At present, there is a paucity of up-to-date studies reporting the prevalence of NS use among China's college students and elaborating whether NS use is more common among individuals with inflammatory skin diseases.
This was a cross-sectional study performed at five comprehensive universities in China. All newly enrolled students who consented to participate in this study underwent a health examination and responded to an online questionnaire between September and October 2018. More details of the sample and sampling process can be found in our previous studies (13–16).
A web-based questionnaire survey took place on a single day, organized by the Department of Student Affairs of the university. The participant freshmen completed the questionnaire in separate computer rooms where privacy was guaranteed. During the survey, three investigators were assigned to each room to provide technical support. The questionnaire consisted of 84 questions, including demographic information (ethnicity, original region, household annual income in yuan), disease history (cardiovascular/metabolic diseases, autoimmune diseases, infectious diseases, mental disorders, etc.), and behavior characteristics (cigarette smoking, passive smoking, alcohol drinking, soft drink intake, water intake, exercise, etc.). Within the questionnaire, one self-reported NS use items were asked: “Within the last year, which supplements were frequently used?” six supplements were listed as options for this item, including vitamin B, vitamin C, vitamin E, mineral, protein, and herbal. Participants were instructed to write in supplements they used.
Clinical Evaluation and Diagnosis
The diagnosis of skin diseases and inquiries regarding disease history were performed by certified dermatologists during the health examination. For recurrent skin diseases, only those with current symptoms and lesions were considered cases of point prevalence. Height and weight were measured using standardized methods, which were used then to calculate the body mass index.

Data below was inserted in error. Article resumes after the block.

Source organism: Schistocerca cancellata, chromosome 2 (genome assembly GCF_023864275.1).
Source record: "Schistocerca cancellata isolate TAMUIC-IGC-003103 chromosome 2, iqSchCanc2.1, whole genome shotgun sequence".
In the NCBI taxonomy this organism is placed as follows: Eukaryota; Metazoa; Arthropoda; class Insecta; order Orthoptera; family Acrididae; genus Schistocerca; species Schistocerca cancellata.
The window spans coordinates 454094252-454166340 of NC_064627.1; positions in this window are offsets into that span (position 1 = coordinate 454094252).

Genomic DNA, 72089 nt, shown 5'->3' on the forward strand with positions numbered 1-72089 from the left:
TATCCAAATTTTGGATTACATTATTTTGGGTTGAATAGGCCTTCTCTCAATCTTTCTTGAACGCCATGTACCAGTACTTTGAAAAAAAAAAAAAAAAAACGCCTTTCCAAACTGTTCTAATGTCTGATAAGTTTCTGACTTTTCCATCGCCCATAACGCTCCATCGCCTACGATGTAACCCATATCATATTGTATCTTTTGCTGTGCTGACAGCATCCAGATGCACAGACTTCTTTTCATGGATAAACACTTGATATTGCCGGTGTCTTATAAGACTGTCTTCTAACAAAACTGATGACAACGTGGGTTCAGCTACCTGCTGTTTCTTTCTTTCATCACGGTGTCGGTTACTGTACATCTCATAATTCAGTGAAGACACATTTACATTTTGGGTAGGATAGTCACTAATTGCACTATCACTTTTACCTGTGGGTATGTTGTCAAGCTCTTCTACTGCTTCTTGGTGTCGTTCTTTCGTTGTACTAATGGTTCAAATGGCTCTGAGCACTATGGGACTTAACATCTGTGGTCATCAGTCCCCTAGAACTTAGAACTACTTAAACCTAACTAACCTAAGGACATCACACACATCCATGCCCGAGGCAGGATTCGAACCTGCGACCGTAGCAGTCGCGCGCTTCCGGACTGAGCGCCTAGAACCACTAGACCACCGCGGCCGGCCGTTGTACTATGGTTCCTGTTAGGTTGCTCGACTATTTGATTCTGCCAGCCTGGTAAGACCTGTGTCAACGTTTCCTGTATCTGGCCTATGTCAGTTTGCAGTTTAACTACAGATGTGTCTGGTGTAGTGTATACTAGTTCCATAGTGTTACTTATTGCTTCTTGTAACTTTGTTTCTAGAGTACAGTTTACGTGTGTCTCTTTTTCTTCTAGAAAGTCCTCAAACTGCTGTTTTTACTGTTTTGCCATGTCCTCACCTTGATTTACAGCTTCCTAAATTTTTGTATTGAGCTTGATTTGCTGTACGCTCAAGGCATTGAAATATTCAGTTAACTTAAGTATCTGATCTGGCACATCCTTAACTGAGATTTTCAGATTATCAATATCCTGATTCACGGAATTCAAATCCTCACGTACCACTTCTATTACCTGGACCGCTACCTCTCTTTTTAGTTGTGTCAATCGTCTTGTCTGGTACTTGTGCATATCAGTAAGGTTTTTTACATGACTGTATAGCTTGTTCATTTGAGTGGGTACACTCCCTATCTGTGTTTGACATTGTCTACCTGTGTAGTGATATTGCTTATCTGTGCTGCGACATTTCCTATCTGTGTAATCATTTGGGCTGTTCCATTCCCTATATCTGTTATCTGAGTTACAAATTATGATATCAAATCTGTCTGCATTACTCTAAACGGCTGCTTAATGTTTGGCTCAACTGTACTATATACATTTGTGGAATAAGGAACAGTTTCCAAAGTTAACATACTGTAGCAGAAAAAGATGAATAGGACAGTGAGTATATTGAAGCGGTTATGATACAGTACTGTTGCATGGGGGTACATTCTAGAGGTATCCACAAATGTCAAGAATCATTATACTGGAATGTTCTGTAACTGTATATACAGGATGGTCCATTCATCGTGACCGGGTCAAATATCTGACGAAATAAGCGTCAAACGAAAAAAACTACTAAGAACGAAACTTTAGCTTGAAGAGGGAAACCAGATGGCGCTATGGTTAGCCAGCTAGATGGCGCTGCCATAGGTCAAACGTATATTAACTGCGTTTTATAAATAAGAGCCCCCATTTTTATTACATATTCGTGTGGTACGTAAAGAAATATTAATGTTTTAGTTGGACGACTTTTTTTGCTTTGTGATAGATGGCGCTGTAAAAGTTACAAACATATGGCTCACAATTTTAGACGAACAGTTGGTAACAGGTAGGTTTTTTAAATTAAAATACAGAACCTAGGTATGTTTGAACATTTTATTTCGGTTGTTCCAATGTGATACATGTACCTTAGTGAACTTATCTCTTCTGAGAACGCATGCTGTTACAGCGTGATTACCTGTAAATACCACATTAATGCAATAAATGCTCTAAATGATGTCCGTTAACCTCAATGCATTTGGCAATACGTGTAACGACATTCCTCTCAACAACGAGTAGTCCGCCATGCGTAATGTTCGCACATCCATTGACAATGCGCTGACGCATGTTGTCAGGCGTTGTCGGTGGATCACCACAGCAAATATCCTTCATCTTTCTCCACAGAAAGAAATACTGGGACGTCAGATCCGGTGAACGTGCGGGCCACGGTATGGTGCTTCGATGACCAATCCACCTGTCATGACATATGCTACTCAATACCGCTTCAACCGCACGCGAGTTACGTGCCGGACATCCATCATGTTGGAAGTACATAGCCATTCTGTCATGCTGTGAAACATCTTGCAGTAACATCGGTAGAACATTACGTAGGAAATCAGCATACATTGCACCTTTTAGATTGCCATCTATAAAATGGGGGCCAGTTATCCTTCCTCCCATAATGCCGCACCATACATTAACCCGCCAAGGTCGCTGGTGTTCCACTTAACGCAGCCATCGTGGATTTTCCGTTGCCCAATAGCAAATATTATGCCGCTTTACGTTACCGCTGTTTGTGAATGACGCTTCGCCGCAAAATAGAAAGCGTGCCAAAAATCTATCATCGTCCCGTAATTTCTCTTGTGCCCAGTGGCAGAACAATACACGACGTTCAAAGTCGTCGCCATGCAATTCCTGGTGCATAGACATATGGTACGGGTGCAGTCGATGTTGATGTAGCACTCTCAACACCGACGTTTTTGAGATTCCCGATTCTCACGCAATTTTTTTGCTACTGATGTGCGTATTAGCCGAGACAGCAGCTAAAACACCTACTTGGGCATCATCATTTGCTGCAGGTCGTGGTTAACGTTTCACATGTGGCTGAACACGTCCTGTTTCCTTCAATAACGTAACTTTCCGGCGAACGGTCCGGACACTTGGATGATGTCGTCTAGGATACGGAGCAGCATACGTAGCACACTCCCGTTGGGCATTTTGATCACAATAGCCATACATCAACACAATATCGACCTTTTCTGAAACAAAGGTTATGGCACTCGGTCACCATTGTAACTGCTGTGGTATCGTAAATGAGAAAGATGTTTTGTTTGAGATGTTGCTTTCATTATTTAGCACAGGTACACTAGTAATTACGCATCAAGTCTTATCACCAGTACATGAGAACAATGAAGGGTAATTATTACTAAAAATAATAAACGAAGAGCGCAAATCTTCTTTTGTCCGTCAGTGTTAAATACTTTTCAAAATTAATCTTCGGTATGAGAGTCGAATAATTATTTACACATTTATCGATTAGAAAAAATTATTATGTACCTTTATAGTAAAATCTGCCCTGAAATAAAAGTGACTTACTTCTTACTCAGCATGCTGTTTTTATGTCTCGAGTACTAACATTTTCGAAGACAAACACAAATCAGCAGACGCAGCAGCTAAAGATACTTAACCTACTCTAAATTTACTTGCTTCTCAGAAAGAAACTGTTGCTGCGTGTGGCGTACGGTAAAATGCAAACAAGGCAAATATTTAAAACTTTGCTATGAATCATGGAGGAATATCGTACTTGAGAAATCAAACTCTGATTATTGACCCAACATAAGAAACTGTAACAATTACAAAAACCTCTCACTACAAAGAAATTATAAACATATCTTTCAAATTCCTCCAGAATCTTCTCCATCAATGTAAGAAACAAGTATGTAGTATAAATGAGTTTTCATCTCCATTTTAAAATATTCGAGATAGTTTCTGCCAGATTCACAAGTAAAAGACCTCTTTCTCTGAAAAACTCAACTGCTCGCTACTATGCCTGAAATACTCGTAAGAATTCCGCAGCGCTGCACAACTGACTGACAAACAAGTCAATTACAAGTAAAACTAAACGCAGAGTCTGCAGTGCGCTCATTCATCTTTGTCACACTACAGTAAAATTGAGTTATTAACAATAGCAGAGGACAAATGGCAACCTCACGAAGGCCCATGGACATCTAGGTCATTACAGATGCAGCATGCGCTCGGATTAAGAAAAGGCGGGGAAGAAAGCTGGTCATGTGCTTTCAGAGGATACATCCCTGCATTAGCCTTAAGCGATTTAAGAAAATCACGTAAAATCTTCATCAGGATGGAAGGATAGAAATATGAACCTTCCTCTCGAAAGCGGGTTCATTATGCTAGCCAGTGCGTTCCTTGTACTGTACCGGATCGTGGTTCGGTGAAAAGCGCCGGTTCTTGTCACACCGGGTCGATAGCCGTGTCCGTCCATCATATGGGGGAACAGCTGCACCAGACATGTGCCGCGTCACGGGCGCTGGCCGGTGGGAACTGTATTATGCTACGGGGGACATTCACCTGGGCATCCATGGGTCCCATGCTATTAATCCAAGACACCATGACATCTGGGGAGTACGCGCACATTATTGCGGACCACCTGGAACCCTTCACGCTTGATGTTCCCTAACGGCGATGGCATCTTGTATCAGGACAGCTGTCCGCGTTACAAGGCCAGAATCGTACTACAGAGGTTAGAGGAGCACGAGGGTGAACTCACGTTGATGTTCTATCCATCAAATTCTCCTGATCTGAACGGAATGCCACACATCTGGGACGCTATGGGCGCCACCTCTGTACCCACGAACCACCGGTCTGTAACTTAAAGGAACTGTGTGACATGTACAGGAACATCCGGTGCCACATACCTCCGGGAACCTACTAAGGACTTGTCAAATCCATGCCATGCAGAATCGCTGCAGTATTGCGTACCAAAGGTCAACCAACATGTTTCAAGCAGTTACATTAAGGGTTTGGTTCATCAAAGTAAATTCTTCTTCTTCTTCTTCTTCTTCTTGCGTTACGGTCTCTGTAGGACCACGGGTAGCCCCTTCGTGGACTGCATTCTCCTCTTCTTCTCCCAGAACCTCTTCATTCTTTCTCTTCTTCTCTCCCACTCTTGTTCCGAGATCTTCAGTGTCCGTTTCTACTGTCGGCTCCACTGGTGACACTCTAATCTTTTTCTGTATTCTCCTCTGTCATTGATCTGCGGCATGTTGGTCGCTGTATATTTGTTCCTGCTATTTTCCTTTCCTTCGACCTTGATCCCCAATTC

Continuous data were presented as mean ± standard deviation, and the between-group differences were tested using analysis of variance. Categorical data were presented as an absolute number in form of percentage (%), and the between-group differences were tested using the Chi-square test. Logistic models were used to estimate the effects of inflammatory skin diseases on the behavior of NS use. Odds ratios (ORs) and 95% confidence intervals (CIs) were estimated from the model. Adjusted odds ratios (aORs) were further estimated by adjusting for covariates [adjustment included level-1 confounders (age, gender, region, ethnicity, and annual household income) and level-2 confounder (daily alcohol drinking, intake of milk and yogurt, passive smoking, sport, sedentary activities)]. Statistical analysis was performed using SPSS 25.0 (IBM SPSS, Chicago, IL), and P < 0.05 was considered statistically significant.
A total of 20,138 students underwent the dermatological examination and completed a specially designed questionnaire after giving consent to this cross-sectional study. Of the participants, 3,703 (18.3%) reported the use of NS in the past year (see Supplementary Table 1 for the use of each type of NS). The use of vitamin C was most frequently reported, accounting for a proportion of 12.9%, followed by vitamin B and mineral supplements.
The characteristics of the participants stratified by the prevalence of NS use are shown in Table 1. The use of NS was found to be associated with female sex, Han ethnicity, higher annual household income, and a series of healthy lifestyles including more physical activity, less second-hand smoke exposure, less alcohol consumption, and higher intake of milk and yogurt (P < 0.001).
The association between skin diseases and NS use was examined. As shown in Table 2, participants with inflammatory skin diseases, such as CU (Ptrend = 0.002) and AD (Ptrend = 0.001), were associated with a higher prevalence of NS use, especially vitamin C, followed by vitamin B and mineral supplements. By contrast, the association between acne or rosacea and the prevalence of NS use was statistically insignificant (Ptrend > 0.05).
Table 2. Use of nutritional supplements in participants with and without inflammatory skin diseases.
The association of NS use with inflammatory skin diseases was then further adjusted for covariates. As shown in Table 3, the crude and adjusted estimates demonstrated a good consistency. After adjustments for demographic and behavioral factors, the results remained consistent: participants with chronic urticaria (aOR = 1.3; 95% CI, 1.0–1.7), atopic dermatitis (aOR = 1.4; 95% CI, 1.2–1.6), or acne (aOR = 1.17; 95% CI, 1.04–1.31) were more likely to use NS, especially herbs (aOR = 2.7; 95% CI, 1.2–3.7), followed by vitamin B (aOR = 1.6; 95% CI, 1.2–2.0) and mineral supplements (aOR = 1.4; 95% CI, 1.0–2.0).